Recent statements from the incoming Biden administration and from the Taliban indicate that the progress on the steps envisaged in US — Taliban agreement in February 2020 has halted.
Some wait for the new American administration — before any serious negotiations could begin — is understandable but the two sides have hardly met after they broke off in December.
While the US and Kabul have accused the Taliban of stepping up violence, the Taliban has accused the Americans of bombing civilians, which they claim is not only in violation of agreements but also a violation of human rights.
The Biden administration announced that the February accords are under “review” even before substantive negotiations have begun. The sputtering process is in trouble.
The Kabul government was never comfortable with the US negotiating with the Taliban directly but had no choice. And following the agreement they did everything to scuttle the settlement process.
Ashraf Ghani took six months to release 5,000 Taliban what the US had agreed to do in ten days and that too under American pressure. His posturing contributed to the six-month delay in start of intra-Afghan dialogue.
Members of the Kabul delegation to Doha have also reportedly complained that the US team under Ambassador Zalmay Khalilzad, whom the Biden administration has decided to retain as the Special Representative on Afghanistan, has conceded too much to the Taliban.
While the negotiators plodded in Doha, state functionaries and symbols increasingly came under attack from the militants for, which the US and Kabul blame the Taliban.
No formal deal
Taliban have stubbornly maintained that militancy will continue till a formal deal is agreed upon and a ceasefire will not be precondition for the beginning of substantive negotiations.
Reduction of violence, the Taliban say, is incumbent on further release of prisoners, which was to be completed within three months of the release of the first 5,000.
Kabul has dragged its feet demonstrating its unhappiness with the Accords. The administrative review of sanctions against the Taliban leadership, which was due to start simultaneously with the launch of intra-Afghan dialogue with the lifting of all sanctions by August 27, 2020 is yet to be initiated.
With deadlines missed, the resurgence of violence from either side leading to US led air strikes has contributed to build-up of mistrust on both sides. December was a particular bad month. Hopes of relative peace are fading. Kabul’s top officials privately warn of a civil war if the Taliban get a major share of power in a peace deal.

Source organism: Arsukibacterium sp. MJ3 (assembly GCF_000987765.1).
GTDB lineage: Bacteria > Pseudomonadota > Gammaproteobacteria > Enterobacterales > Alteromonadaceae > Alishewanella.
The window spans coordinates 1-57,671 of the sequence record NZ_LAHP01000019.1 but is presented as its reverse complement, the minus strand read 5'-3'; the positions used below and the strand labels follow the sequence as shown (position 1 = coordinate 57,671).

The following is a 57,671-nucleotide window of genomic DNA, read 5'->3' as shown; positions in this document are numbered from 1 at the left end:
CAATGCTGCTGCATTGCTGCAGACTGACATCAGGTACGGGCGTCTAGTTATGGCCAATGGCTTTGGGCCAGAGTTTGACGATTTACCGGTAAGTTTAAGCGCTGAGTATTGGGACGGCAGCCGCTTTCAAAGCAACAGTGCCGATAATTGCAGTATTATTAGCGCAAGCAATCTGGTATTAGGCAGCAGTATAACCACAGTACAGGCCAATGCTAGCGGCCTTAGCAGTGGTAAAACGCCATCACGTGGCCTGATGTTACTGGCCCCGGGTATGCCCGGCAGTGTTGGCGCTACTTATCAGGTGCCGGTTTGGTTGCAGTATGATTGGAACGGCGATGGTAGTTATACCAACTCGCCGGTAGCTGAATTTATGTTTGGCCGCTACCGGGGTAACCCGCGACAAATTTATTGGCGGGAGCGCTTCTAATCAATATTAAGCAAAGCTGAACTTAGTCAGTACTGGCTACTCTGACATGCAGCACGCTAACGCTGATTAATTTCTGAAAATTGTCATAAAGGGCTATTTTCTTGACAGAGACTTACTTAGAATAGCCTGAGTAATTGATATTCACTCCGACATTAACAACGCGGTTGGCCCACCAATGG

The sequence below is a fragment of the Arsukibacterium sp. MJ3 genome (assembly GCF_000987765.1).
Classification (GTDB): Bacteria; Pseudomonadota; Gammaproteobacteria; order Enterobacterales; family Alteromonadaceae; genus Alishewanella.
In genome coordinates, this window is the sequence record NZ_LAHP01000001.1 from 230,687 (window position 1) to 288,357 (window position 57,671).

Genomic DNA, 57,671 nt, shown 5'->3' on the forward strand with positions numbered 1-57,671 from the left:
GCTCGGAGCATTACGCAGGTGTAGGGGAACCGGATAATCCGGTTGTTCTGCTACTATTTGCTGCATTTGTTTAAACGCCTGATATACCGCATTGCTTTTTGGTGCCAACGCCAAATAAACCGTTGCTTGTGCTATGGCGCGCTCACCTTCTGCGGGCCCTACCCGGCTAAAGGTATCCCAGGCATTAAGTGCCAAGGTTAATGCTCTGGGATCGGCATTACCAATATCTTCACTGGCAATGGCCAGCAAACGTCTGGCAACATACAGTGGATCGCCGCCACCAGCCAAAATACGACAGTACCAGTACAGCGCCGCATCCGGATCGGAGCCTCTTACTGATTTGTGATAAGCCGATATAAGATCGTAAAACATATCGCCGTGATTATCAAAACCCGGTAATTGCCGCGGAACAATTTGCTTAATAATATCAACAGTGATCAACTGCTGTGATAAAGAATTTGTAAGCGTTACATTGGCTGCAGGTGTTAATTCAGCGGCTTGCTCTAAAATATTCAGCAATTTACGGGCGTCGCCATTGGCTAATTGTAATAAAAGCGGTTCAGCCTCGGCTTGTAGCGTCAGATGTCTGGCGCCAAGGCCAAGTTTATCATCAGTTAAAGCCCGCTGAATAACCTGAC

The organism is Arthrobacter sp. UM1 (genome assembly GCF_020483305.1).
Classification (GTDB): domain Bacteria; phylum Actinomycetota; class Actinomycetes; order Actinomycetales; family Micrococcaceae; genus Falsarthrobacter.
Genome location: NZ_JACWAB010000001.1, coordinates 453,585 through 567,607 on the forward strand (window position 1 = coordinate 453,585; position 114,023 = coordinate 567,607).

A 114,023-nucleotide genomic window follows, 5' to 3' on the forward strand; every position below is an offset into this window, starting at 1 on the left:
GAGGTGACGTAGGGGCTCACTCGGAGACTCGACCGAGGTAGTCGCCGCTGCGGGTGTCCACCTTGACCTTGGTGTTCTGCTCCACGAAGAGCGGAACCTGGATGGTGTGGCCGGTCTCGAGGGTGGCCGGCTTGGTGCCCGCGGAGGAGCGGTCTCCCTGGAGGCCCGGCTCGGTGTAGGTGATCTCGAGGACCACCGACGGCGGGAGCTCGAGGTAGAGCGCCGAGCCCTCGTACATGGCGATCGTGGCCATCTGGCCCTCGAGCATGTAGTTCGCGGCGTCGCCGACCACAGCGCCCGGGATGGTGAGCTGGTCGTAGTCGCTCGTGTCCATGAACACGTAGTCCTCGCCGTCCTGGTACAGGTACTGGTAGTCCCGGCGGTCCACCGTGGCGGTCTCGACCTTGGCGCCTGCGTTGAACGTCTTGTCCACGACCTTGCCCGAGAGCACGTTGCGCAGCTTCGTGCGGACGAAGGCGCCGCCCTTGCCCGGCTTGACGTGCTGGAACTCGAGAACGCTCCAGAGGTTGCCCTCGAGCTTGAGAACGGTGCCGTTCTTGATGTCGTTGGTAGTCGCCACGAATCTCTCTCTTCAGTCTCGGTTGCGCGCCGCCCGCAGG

In addition to Kabul’s faltering grip on security, lessening international financial support, there is a building dissent from the opposition politicians and the warlords who also seem to be sourcing funds and equipment in order to be ready to preserve their area in the likely breakdown of civil order.
The incoming Biden administration has talked of the “review” of the February 2020 agreements that has been welcomed by Kabul and opposed by the Taliban. The immediate question which the Biden team faces is how to reconcile various demands or hiccups with the May 2021 deadline for total US military withdrawal from Afghanistan.
Since deadlines on the February agreements — like release of prisoners, lifting of sanctions — have passed, and violence has increased, there are reports that some in the US military and Congress are opposed to full withdrawal by the agreed timelines.
Given the Taliban stubborn insistence on withdrawal of foreign forces as the basis of any peace deal, it is hard to expect that they will acquiesce to the idea without an adequate quid pro quo and that too for a short time. They will not accept any renegotiation of the deal.
Some reports suggest that the new administration may ask for stationing counter-terrorism forces in Afghanistan, which is President Biden’s preferred option. Such a suggestion, if made, is a likely deal breaker and may compel the Taliban to return to military struggle with all its attendant implications.
This would mean that America is changing goalposts and is not serious in vacating Afghanistan. That will also result in adverse reactions from the neighbouring states and will further erode American credibility.
Amid this uncertainty Pakistan has called for “commitment and responsibility”, suggesting that the country is not in favour of review of US-Taliban deal. Pakistan, which has invested a considerable goodwill in getting the Taliban on the negotiating table, will be affected by the breakdown of talks. Any review, Pakistani officials believe, will complicate the struggling peace process.
The Taliban have not budged from basic positions, like withdrawal of foreign forces. Before the breakthrough talks, one Taliban leader told the press “my father was a fighter, I fought against the Soviets and then the US occupation.
If the occupiers fail to see that they must leave, my children will fight them as well.” And one of them said years back, referring to the Americans, on the nature of this forever war — they have the watches and we have the time.
Sajjad Ashraf served as an adjunct professor at the Lee Kuan Yew School of Public Policy, National University of Singapore from 2009 to 2017. He was a member of Pakistan Foreign Service from 1973 to 2008 and also served as Pakistan’s consul general in Dubai during the mid 1990s